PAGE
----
If you want to see what Memphians like to do in their leisure time, you need to check out Overton Park, a 342 acre green space in the heart of Memphis that includes a nine hole golf course, Rainbow Lake, the Memphis Zoo and the Levitt Shell which offers more than 50 free concerts each year. Among the upcoming live acts are The Legendary Shack Shakers, Shannon McNally and Ruthie Foster.
Another popular destination is Shelby Farms Park. Whitfield states, “Most people don’t know that we have one of the largest urban parks in the country that just underwent an awesome renovation. It also has this crazy obstacle course, Go Ape” (pictured above). In addition, Shelby Farms Park offers horseback riding, kayak, canoe, paddle boards and bicycle rentals and an urban trail (the Greenline) that connects pedestrians and cyclists in the park to midtown Memphis.
Charlie Vergos' Rendezvous in Memphis
The Rendezvous has been serving up its unique style of barbecue since 1948 when the owner discovered a coal chute in the basement of his restaurant and decided to put his grilling skills to work. Rendezvous is famous for its dry rub seasoning which makes them unique amongst other restaurants who serve ribs mopped with barbecue sauce.
Food, Libations & Nightlife
When it comes to a signature dish from the city, barbecue is probably what most people associate with Memphis and there are countless local favorites that serve it up from Charlie Vergo’s Rendezvous to cult faves like Central BBQ and Payne’s Bar-B-Q. But there are so many other types of cuisine awaiting first time visitors such as Phuong Long, the go-to destination for stellar Vietnamese food, and Maciel’s Tortas and Tacos, which serves super fresh Mexican fare.
Much more upscale is Catherine & Mary’s which specializes in Italian dishes from Tuscany and Sicily and is located in the newly renovated Chisca Apartments in downtown Memphis. Another trendsetter is Sweet Grass, a farm to table operation (pictured above) offering Low Country style dishes such as oyster stew, roasted Louisiana redfish and Hoppin’ John. Whitfield is particularly fond of The Cove: “They’ve been around for a while, but I think their food and cocktail program is underrated. They’re a pirate themed bar that shows weird old movies and also hosts a pop-up ramen shop on Sunday nights. It’s also a music venue…just a cool place!”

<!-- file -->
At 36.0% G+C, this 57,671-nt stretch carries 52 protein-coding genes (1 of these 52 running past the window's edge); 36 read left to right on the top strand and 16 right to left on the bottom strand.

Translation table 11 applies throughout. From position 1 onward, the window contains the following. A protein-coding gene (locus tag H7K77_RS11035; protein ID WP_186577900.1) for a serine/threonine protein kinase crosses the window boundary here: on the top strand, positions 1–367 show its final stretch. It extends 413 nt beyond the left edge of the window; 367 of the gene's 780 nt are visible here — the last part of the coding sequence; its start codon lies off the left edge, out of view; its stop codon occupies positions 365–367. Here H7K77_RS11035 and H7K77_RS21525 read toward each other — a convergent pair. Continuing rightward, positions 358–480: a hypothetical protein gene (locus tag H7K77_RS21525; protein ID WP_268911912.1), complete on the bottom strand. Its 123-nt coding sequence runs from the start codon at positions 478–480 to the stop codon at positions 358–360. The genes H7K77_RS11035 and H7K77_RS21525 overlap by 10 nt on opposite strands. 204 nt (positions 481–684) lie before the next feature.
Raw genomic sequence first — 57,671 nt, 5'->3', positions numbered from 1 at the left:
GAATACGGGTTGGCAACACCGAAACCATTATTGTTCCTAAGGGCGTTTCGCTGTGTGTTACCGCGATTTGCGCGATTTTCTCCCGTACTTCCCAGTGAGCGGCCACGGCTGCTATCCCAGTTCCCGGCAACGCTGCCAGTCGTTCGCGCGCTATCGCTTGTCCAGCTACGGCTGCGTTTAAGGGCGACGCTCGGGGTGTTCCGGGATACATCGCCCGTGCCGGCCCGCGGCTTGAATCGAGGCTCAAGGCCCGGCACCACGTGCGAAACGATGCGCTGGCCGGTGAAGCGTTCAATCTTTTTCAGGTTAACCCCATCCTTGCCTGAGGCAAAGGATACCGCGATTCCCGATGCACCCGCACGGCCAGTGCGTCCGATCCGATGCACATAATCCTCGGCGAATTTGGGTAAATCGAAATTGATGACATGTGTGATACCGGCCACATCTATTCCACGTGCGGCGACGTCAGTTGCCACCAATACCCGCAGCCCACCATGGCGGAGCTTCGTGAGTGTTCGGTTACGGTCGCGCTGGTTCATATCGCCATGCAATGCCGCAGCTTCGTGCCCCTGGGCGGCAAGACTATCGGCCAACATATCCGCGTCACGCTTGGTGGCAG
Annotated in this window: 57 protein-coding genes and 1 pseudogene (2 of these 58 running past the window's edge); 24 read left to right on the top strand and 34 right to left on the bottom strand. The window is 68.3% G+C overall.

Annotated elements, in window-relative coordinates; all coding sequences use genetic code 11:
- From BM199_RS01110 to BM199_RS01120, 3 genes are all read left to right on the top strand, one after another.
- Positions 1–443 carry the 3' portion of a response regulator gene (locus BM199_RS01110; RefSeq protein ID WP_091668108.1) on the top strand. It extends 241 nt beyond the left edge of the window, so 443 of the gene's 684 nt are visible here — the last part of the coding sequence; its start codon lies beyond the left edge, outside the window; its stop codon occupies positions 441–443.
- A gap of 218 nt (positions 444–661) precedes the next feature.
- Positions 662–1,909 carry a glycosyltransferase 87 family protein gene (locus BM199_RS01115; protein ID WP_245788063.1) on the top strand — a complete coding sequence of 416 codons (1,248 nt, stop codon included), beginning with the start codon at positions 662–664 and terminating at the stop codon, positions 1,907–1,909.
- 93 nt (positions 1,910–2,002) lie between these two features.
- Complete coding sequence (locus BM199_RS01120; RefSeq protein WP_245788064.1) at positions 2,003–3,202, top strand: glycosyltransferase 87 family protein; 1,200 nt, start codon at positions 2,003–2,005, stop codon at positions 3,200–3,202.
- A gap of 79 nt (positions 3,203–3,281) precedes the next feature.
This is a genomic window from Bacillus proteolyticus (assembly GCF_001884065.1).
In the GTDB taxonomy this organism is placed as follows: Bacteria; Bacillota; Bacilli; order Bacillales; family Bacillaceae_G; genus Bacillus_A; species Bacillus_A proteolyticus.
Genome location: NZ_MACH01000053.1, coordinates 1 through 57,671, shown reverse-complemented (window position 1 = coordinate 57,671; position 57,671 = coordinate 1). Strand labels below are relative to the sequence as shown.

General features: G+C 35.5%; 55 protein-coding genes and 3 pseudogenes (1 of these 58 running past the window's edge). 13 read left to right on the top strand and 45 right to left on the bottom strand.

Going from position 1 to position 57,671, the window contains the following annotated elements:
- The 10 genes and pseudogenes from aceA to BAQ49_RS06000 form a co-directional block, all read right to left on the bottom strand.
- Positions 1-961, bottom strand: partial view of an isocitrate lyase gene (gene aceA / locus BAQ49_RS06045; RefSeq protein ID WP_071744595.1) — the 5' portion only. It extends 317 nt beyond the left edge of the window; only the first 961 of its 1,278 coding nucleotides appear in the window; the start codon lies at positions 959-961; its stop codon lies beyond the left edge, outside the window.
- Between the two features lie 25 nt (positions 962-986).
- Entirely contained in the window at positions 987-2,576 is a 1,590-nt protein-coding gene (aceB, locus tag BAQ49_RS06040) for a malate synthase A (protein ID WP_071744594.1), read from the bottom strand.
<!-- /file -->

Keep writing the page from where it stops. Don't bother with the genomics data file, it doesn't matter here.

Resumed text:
If you really want to do what the locals do, you need to experience Jerry’s Sno Cones where Memphians line up in droves to sample the numerous shaved ice and soft serve ice cream delights. Another iconic institution is Gibson’s Donuts which first opened in 1967 and is still going strong. Try their signature glazed donut or go creative with a maple bacon or red velvet option.
When it comes to bars and cocktail lounges, you should definitely visit the atmospheric Mollie Fontaine Lounge, a former two story residence located in Victorian Village. “The lights are low, there are two bars (one on each floor), and the place is full of comfy chairs and sofas arranged in small groups. The decor is like if shabby chic and bohemian and contemporary styles had a baby.” Serious cocktail connoisseurs will want to check out Dodici, which Whitfield describes as “a 12-seat ultra mixologist cocktail bar in the 'secret' upstairs of Bari Italian Restaurant. The only place I’m not mad about paying $14 for a drink because they're all amazing.” Craft beer enthusiasts also have plenty of local options with popular hangouts like Hammer & Ale and breweries such as The Ghost River Taproom.
For those who want to experience something less touristy than Beale Street nightlife, Bar DKDC offers an intimate lounge experience with late night entertainment, global street food and classic cocktails. Wild Bill’s Blues Club is another quintessential late night juke joint that serves up blues, soul food and 40 ounce beers. And there is Hi-Tone which is “an iconic dive bar that's located in the interesting Crosstown neighborhood and features traveling and local bands.” For more insider info on what to see in Memphis, check out the I Love Memphis blog.